March 2, 2021

Xtify: Powered by MongoDB

Engaging audiences on mobile is a key strategy for advertisers in the age of apps. Xtify helps brand can easily engage with customers through hyper-local targeting on smartphones, and they do it all with MongoDB. What is Xtify Xtify is a mobile engagement platform focused on helping our customers reach their users with highly contextualized messages when and where they will be most effective. Create rich individualized promotions through our web console and REST APIs and specify their delivery profiles using custom geofences, application usage paramaters, and user tags. Our cutting edge complex event engine makes sure the right users get the right messages at the right time. You can also review promotion progress in real time with our analytics tool to increase message effectiveness and reach. Can you tell me a little bit about your technology stack? Here at Xtify we’ve implemented a highly distributed and scalable service oriented architecture on top of ActiveMQ, MongoDB, MySQL, and Enterprise Java. How do you use MongoDB for your location data store? One of the reasons we love MongoDB is for its geo-indexes. As location enabled devices send updates back to our system we dump their latitude and longitude to our location datastore which allows us to dynamically track user movement through time and space. MongoDB’s speed and scalability allows us to store and index well over 25,000 of these updates a minute. What were the driving factors in deciding to use MongoDB? Several persistence use cases in our system aligned well with MongoDB’s schemaless document based structure, including our location and user entities. We also liked the potential for scale we could get with mongos, which we have found to be intuitive and easy to manage. What recommendations would you make to companies deciding to use MongoDB for mobile solutions? As with any solution, the ability to quickly ramp up the performance of a database at a moment’s notice is critical to keeping your customers happy. By pre-sharding key collections, even if you only need one shard initially, you get horizontal scale and stable read/write latencies when you need it most. What are your future plans? Anything exciting happening on the horizon? We have several exciting things in the pipeline including updates to our configuration API, and the addition of an arbitrary event based API. Of course the coolest new products are still top secret so you’ll have to find out with everyone else! Tagged with: mobile, geolocation, applications, apis, api, solutions, software, MongoDB, Mongo, NoSQL, Polyglot persistence, 10gen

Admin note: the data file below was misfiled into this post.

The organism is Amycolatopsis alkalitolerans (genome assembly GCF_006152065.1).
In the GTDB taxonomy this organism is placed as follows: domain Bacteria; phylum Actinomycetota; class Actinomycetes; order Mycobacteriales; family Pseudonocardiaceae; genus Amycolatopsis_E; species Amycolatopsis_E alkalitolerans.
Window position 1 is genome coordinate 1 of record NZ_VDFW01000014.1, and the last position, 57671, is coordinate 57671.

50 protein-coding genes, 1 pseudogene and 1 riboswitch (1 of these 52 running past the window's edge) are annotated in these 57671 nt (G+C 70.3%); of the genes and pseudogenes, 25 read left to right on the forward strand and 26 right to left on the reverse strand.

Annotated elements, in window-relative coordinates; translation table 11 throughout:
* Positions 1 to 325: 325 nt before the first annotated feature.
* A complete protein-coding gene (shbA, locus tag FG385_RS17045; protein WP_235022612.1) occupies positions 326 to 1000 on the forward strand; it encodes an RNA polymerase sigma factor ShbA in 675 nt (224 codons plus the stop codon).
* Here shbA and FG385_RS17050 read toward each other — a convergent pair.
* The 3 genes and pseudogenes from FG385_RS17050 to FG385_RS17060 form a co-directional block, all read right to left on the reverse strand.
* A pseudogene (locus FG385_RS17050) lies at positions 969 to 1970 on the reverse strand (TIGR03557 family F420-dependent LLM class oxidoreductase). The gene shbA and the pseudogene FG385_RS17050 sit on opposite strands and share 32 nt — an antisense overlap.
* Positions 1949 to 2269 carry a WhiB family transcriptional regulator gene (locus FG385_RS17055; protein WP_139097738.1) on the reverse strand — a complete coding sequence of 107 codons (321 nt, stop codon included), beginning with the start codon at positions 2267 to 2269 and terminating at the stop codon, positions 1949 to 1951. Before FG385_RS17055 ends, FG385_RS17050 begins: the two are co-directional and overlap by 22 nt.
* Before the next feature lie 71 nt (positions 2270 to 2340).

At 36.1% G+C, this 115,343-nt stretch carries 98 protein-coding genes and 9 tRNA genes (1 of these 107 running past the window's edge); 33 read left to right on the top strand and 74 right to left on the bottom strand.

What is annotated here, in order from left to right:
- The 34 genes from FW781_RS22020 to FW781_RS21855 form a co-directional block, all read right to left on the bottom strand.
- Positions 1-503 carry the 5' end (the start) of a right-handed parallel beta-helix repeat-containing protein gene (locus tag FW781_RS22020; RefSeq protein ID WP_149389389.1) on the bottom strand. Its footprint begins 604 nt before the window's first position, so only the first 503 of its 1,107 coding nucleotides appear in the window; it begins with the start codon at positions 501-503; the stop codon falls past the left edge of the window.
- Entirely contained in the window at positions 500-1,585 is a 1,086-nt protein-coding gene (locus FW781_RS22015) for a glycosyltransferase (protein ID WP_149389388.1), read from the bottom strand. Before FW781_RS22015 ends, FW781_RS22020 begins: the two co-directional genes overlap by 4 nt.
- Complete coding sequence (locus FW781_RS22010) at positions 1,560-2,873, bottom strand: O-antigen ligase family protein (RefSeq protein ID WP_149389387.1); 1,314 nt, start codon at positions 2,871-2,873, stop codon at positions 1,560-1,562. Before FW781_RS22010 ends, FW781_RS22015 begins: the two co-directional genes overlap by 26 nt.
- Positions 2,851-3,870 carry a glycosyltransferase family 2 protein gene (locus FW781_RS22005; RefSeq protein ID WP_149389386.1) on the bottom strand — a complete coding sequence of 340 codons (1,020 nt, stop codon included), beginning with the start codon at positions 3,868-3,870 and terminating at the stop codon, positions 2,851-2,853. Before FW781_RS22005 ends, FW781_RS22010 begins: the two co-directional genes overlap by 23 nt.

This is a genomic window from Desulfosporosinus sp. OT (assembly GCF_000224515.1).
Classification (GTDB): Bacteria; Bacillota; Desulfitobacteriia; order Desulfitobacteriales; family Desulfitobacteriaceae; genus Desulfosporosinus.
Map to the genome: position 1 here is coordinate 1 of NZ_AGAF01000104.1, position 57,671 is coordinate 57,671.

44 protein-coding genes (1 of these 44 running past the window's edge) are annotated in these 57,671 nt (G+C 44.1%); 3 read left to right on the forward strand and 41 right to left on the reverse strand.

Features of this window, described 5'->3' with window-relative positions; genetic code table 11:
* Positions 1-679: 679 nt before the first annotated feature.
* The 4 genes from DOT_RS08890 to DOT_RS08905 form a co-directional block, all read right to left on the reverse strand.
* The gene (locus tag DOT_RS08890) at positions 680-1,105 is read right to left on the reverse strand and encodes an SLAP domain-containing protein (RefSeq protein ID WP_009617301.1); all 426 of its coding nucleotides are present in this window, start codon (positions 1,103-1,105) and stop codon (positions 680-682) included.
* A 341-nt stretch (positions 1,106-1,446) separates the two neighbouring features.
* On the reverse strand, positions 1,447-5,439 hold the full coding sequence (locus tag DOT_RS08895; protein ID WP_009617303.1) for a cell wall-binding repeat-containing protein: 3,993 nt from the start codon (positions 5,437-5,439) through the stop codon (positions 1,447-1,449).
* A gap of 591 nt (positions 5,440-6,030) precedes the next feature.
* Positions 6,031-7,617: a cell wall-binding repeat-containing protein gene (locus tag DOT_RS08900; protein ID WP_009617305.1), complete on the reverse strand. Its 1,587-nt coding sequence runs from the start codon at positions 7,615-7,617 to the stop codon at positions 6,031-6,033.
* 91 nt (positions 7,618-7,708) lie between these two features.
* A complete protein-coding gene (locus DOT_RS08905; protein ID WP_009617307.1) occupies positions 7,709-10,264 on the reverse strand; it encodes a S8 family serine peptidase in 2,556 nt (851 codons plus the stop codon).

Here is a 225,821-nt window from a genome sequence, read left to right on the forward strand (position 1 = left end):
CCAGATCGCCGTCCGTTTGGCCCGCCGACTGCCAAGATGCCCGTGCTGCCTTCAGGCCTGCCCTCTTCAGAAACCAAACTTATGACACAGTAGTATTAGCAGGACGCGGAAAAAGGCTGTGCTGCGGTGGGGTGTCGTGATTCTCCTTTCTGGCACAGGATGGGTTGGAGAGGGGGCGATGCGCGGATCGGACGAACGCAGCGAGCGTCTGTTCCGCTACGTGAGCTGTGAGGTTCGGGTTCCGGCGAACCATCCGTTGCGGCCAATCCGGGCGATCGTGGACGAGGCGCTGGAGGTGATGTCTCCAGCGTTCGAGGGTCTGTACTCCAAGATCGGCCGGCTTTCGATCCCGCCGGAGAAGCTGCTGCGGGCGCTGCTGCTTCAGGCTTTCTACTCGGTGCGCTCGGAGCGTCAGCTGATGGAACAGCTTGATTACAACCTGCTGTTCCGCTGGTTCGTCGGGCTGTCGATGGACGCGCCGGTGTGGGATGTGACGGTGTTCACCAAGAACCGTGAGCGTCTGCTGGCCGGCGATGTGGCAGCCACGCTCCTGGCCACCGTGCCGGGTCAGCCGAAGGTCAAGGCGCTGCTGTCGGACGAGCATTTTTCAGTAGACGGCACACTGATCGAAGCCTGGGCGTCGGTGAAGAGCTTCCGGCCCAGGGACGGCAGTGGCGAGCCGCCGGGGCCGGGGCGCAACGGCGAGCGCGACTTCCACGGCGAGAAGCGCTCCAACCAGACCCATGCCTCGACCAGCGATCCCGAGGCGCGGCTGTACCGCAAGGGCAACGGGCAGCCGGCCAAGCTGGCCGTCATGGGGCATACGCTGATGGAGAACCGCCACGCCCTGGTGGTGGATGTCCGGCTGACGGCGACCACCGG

July 11, 2012